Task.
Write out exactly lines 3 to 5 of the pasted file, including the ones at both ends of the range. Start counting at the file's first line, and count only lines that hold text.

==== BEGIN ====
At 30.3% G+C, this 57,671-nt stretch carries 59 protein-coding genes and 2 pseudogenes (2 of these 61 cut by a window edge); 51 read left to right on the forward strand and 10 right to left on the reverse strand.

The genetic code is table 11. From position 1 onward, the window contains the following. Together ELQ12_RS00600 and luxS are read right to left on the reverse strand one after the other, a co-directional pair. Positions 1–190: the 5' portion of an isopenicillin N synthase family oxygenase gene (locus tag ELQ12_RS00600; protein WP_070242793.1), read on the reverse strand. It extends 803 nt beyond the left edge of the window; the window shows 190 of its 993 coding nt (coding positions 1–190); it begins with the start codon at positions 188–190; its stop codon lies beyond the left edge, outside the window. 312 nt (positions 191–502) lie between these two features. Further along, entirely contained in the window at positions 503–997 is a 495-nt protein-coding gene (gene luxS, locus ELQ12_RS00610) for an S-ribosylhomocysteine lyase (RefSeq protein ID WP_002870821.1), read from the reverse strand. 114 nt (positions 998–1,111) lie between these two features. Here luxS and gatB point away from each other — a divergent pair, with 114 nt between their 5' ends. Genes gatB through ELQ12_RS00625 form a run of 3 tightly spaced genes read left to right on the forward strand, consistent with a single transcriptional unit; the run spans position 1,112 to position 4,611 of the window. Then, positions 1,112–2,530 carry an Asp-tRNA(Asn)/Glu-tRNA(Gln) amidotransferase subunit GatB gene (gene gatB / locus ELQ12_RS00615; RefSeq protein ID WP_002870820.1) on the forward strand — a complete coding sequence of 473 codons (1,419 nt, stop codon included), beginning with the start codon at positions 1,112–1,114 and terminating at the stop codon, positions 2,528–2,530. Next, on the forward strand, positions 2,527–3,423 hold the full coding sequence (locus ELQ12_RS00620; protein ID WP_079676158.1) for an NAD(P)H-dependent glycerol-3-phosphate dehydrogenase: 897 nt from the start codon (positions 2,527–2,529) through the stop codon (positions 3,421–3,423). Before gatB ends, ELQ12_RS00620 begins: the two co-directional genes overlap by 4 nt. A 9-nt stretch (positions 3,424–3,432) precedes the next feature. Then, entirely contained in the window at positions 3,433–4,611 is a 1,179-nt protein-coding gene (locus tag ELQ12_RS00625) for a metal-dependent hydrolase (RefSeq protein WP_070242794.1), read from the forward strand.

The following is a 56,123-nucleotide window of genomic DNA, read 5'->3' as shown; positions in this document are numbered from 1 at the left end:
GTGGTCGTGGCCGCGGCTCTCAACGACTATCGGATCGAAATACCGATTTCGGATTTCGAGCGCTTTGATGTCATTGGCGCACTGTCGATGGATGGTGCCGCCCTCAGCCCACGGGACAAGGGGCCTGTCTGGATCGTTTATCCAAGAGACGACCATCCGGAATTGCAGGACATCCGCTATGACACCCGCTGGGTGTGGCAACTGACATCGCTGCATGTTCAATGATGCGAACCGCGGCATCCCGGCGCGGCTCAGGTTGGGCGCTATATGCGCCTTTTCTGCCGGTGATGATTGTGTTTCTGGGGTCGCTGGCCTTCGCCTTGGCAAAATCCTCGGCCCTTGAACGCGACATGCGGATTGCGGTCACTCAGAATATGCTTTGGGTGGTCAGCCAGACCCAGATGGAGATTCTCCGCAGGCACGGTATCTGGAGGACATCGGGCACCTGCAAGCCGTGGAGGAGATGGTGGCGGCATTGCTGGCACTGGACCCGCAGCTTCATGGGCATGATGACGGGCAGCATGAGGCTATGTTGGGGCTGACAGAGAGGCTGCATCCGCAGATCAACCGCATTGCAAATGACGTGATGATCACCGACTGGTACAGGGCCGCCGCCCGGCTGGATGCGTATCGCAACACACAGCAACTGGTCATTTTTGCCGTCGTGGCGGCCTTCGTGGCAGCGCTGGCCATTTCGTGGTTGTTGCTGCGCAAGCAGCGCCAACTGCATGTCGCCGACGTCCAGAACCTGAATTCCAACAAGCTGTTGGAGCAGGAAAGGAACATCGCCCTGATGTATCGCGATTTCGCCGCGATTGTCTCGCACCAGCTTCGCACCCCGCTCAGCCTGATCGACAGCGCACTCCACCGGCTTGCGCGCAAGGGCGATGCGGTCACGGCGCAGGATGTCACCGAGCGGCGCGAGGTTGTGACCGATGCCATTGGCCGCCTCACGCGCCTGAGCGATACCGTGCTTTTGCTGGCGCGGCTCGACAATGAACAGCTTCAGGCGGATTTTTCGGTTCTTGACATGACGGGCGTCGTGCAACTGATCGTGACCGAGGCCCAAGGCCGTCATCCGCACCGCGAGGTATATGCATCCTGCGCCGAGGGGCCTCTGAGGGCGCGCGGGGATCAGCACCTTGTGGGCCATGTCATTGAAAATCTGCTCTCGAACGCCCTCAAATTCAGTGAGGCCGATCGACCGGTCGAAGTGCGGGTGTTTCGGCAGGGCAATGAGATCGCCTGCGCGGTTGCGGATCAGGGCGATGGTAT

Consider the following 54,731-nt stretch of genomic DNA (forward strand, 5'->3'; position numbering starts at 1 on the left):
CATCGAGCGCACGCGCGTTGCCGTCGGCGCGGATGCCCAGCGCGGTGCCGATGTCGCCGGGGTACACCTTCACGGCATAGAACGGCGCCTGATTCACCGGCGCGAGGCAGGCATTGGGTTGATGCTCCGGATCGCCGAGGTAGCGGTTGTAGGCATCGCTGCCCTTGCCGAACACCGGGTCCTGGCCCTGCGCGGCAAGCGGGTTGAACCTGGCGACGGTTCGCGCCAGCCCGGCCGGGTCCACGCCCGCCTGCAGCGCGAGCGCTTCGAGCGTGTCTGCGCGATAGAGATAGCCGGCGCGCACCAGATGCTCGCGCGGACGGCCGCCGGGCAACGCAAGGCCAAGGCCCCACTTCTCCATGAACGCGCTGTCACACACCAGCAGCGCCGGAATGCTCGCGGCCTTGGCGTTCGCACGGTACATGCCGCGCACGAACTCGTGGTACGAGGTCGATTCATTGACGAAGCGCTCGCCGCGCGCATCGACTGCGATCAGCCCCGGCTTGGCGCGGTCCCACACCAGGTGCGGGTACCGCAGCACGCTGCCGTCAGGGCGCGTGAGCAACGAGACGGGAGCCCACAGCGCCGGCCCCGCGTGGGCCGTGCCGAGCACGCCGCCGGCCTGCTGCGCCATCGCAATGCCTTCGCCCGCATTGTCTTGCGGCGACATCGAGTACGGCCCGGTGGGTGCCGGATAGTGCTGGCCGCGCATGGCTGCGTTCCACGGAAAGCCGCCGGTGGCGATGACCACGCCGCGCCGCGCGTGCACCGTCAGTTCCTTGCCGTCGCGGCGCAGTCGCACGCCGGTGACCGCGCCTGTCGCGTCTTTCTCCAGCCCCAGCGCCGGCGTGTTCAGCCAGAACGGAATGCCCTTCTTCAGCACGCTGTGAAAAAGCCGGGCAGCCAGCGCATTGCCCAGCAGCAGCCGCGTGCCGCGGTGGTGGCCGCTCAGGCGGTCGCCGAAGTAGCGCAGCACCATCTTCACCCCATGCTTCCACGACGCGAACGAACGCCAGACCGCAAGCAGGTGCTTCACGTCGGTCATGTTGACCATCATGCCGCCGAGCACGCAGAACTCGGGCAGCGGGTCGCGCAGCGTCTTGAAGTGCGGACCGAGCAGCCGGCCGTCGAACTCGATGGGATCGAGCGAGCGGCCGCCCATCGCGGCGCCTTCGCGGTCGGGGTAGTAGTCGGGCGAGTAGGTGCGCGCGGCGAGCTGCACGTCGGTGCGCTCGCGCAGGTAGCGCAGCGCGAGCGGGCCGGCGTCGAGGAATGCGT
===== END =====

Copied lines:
The following is a 56,123-nucleotide window of genomic DNA, read 5'->3' as shown; positions in this document are numbered from 1 at the left end:
GTGGTCGTGGCCGCGGCTCTCAACGACTATCGGATCGAAATACCGATTTCGGATTTCGAGCGCTTTGATGTCATTGGCGCACTGTCGATGGATGGTGCCGCCCTCAGCCCACGGGACAAGGGGCCTGTCTGGATCGTTTATCCAAGAGACGACCATCCGGAATTGCAGGACATCCGCTATGACACCCGCTGGGTGTGGCAACTGACATCGCTGCATGTTCAATGATGCGAACCGCGGCATCCCGGCGCGGCTCAGGTTGGGCGCTATATGCGCCTTTTCTGCCGGTGATGATTGTGTTTCTGGGGTCGCTGGCCTTCGCCTTGGCAAAATCCTCGGCCCTTGAACGCGACATGCGGATTGCGGTCACTCAGAATATGCTTTGGGTGGTCAGCCAGACCCAGATGGAGATTCTCCGCAGGCACGGTATCTGGAGGACATCGGGCACCTGCAAGCCGTGGAGGAGATGGTGGCGGCATTGCTGGCACTGGACCCGCAGCTTCATGGGCATGATGACGGGCAGCATGAGGCTATGTTGGGGCTGACAGAGAGGCTGCATCCGCAGATCAACCGCATTGCAAATGACGTGATGATCACCGACTGGTACAGGGCCGCCGCCCGGCTGGATGCGTATCGCAACACACAGCAACTGGTCATTTTTGCCGTCGTGGCGGCCTTCGTGGCAGCGCTGGCCATTTCGTGGTTGTTGCTGCGCAAGCAGCGCCAACTGCATGTCGCCGACGTCCAGAACCTGAATTCCAACAAGCTGTTGGAGCAGGAAAGGAACATCGCCCTGATGTATCGCGATTTCGCCGCGATTGTCTCGCACCAGCTTCGCACCCCGCTCAGCCTGATCGACAGCGCACTCCACCGGCTTGCGCGCAAGGGCGATGCGGTCACGGCGCAGGATGTCACCGAGCGGCGCGAGGTTGTGACCGATGCCATTGGCCGCCTCACGCGCCTGAGCGATACCGTGCTTTTGCTGGCGCGGCTCGACAATGAACAGCTTCAGGCGGATTTTTCGGTTCTTGACATGACGGGCGTCGTGCAACTGATCGTGACCGAGGCCCAAGGCCGTCATCCGCACCGCGAGGTATATGCATCCTGCGCCGAGGGGCCTCTGAGGGCGCGCGGGGATCAGCACCTTGTGGGCCATGTCATTGAAAATCTGCTCTCGAACGCCCTCAAATTCAGTGAGGCCGATCGACCGGTCGAAGTGCGGGTGTTTCGGCAGGGCAATGAGATCGCCTGCGCGGTTGCGGATCAGGGCGATGGTAT

Consider the following 54,731-nt stretch of genomic DNA (forward strand, 5'->3'; position numbering starts at 1 on the left):